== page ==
The tidal estuaries found in the Suffolk & Essex Coast & Heaths National Landscape are some of the most special places anywhere in the country, rich with wildlife and character. The Stour, the Orwell, the Deben and the Alde and Ore each have their own history and significance and are internationally important habitat for birds.
One vital aspect of the estuaries is saltmarsh. This special feature of the landscape can be often overlooked but is essential for the functioning ecosystem.
Over several decades, artist and academic, Simon Read, has gained valuable insight into how estuaries and coastal dynamics work and he explains more about saltmarsh and its role in the Suffolk & Essex Coast & Heaths National Landscape.
What is a saltmarsh? Although also known as the meadows of the sea, don’t be deceived, saltmarsh is a highly specialised and delicate ecosystem nourished twice daily by the tide. It can only occupy the intertidal zone of our coast and estuaries and owes its identity to both the marine and terrestrial environment.
Before the extensive engineering works of the 17th to the 20th centuries reclaimed coastal floodplains for agriculture, all coastal and estuarine territory below mean high water was subject to regular tidal inundation; it was a shifting and inconstant landscape supplied with fine sediments from coastal erosion and drainage from the land, to be deposited on the shallow foreshore by the tide as its vigour slowed down.
Utterly at the mercy of prevailing weather systems and sculpted by wave and tidal action, saltmarsh is in perpetual transition and performs a vital role in the dynamic of an estuary and its systems.
Saltmarsh occupies a niche between low-water neaps and high-water springs and is host to its own highly specialised communities of flora and fauna. Saltmarsh plants are essentially variants of their terrestrial cousins that have adapted to a salt environment and can be classified according to their degree of tolerance to saltwater inundation.
Apart from seagrasses that occupy foreshore sites and are highly vulnerable to fluctuation in water quality, the lowest levels are occupied by plants such as samphire, that are highly salt tolerant and act as pioneers in the propagation of saltmarsh through their capability to interrupt tidal flow and trap sediment.
Cordgrass or spartina, colonises mudflats and can proliferate rapidly, forming a monoculture that outcompetes other varieties of saltmarsh plant. Spartina anglica, a hybrid that has developed in UK, is considered a particularly problematic invasive species, where it hasn’t been exploited in reclamation projects for its capacity to trap sediment and rapidly propagate.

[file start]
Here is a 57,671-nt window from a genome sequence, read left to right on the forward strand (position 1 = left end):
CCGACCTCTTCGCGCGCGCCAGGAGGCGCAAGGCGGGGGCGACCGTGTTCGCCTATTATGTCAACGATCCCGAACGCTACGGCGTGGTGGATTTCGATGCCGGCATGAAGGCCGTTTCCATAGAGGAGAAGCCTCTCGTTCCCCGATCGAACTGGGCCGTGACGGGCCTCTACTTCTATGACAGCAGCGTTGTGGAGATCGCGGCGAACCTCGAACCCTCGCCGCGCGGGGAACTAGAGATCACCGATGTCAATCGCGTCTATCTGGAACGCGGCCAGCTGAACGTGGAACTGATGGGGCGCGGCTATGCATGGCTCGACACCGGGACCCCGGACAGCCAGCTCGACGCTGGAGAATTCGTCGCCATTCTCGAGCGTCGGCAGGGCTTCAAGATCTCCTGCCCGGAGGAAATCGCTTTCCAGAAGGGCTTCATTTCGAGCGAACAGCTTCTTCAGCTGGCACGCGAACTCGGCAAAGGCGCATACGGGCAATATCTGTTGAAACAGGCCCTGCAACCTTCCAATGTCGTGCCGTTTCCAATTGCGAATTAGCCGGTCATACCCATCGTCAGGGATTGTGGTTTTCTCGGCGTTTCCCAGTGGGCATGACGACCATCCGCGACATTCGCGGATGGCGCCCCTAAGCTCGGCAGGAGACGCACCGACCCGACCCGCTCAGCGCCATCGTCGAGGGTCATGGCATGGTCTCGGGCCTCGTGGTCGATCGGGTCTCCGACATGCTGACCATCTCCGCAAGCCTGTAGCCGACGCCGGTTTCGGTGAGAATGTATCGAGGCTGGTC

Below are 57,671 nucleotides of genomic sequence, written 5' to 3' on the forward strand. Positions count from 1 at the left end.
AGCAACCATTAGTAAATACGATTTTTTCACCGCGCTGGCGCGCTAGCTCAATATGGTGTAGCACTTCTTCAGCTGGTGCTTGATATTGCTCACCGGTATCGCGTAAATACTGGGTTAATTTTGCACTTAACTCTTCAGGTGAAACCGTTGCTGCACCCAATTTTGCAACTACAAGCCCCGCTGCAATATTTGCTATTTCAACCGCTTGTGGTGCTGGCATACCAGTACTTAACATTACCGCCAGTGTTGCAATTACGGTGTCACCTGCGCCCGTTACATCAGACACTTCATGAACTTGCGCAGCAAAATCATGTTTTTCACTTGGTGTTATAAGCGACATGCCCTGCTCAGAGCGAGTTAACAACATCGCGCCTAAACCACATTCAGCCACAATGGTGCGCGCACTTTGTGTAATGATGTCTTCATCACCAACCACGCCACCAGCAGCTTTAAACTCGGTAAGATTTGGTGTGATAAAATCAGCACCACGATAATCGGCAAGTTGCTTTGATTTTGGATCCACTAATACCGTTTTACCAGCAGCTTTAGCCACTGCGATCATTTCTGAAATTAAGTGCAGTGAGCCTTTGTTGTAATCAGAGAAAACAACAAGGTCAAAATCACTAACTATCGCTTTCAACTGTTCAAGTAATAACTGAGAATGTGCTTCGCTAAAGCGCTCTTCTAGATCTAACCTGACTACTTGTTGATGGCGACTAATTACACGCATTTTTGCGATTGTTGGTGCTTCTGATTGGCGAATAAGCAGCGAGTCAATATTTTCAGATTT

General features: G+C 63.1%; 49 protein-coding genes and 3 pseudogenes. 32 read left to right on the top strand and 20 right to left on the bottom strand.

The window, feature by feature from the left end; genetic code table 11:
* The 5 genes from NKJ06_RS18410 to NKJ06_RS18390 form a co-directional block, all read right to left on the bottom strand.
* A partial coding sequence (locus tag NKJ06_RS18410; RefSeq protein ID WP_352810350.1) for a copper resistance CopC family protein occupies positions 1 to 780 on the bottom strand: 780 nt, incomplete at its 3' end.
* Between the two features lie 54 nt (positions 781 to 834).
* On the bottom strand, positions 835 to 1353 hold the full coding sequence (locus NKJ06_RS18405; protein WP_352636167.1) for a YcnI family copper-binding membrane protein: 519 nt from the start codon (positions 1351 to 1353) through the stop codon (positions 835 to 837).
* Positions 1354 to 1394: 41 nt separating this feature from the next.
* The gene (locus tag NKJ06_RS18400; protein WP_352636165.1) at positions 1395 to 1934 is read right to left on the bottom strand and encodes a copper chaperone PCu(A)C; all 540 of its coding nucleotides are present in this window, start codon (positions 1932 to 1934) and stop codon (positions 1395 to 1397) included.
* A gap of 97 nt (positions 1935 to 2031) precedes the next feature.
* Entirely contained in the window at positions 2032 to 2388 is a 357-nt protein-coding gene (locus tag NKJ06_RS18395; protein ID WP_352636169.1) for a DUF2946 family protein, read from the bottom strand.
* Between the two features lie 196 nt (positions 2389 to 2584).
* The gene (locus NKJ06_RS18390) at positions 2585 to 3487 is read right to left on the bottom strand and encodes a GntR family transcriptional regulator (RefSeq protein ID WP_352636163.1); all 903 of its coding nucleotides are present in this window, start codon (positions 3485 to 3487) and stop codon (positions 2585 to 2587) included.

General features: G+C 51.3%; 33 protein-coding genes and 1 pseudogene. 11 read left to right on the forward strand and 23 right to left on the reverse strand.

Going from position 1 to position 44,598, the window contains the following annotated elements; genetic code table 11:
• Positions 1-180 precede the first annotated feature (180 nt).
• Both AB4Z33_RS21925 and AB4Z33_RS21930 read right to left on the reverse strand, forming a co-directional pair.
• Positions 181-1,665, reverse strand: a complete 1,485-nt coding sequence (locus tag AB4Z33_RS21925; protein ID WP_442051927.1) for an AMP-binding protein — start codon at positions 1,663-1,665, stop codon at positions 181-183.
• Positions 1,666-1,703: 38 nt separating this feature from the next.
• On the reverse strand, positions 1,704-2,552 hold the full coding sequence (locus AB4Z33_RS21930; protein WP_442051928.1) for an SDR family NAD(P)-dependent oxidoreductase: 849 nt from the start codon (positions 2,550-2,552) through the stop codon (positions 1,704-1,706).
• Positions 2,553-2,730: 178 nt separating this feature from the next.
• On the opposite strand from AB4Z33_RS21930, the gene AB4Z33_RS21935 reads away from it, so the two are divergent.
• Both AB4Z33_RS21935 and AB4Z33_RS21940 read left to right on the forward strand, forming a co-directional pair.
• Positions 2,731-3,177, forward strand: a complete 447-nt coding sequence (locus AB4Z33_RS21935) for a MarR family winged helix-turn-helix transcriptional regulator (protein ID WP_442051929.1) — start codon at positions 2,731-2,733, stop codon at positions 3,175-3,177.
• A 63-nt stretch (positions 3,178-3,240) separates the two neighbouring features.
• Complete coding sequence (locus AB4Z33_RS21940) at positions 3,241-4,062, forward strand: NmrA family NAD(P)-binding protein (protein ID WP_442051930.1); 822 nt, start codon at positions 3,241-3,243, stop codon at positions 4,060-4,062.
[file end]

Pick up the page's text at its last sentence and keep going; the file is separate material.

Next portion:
These pioneers are the first stage in a succession of plants for which their salt tolerance varies according to frequency and duration of tidal immersion. As sediment accumulates and vegetable matter dies and rots down the marsh gradually becomes elevated beyond the reach of every tide until it reaches a level only covered on exceptionally high tides and transitional to a normal terrestrial environment.
Between the pioneer stage and the high marsh grasses there is a huge range of saltmarsh plants each highly specialised and each occupying its own niche. These include sea purslane that thrives on the well-drained edges of the drain channels and stands of sea lavender, which are always a sign of a healthy marsh.
A heathy saltmarsh is characteristically an area raised to the level of high-water springs and dissected by an intricate system of drain channels. When the tide enters a marsh, its flow slackens in the fine filigree of channels that reach into its interior, until at high water when it slackens, and drops, leaving behind its load of sediment and organic material. From above, any saltmarsh has a complete and integrated form, it is dendritic, tree-like. So long as it is free from interference this is a self-perpetuating system with its own biodiversity.
The daily tidal exchange ensures a rich invertebrate community that attracts wading birds such as curlew, godwit, redshank, and oystercatcher and with any luck avocet and spoonbill, which, when the tide is full, retreat to the high marsh to roost and frequently to nest. And with the rising of the tide juvenile fish, dab, flounder, bass, and mullet enter the channels to feed, which in turn attract the predatory egret, heron and cormorant, over all of which presides the ever-vigilant marsh harrier.
To be out on the marsh is to enter a world of fragile beauty but enter with care, it is not dry land, it is fugitive and easily disturbed, but given respect, you might just experience something extraordinary and magical.